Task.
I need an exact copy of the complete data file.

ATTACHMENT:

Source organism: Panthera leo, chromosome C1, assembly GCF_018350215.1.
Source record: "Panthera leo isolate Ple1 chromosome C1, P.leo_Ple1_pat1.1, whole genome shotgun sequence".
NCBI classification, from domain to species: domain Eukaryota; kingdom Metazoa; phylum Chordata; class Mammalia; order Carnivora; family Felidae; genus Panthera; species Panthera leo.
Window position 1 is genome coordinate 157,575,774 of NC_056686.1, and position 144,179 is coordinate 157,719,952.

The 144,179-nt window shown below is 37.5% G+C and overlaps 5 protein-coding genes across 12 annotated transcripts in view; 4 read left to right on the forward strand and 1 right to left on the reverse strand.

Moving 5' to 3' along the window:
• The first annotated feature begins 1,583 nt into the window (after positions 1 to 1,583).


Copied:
Source organism: Panthera leo, chromosome C1, assembly GCF_018350215.1.
Source record: "Panthera leo isolate Ple1 chromosome C1, P.leo_Ple1_pat1.1, whole genome shotgun sequence".
NCBI classification, from domain to species: domain Eukaryota; kingdom Metazoa; phylum Chordata; class Mammalia; order Carnivora; family Felidae; genus Panthera; species Panthera leo.
Window position 1 is genome coordinate 157,575,774 of NC_056686.1, and position 144,179 is coordinate 157,719,952.

The 144,179-nt window shown below is 37.5% G+C and overlaps 5 protein-coding genes across 12 annotated transcripts in view; 4 read left to right on the forward strand and 1 right to left on the reverse strand.

Moving 5' to 3' along the window:
• The first annotated feature begins 1,583 nt into the window (after positions 1 to 1,583).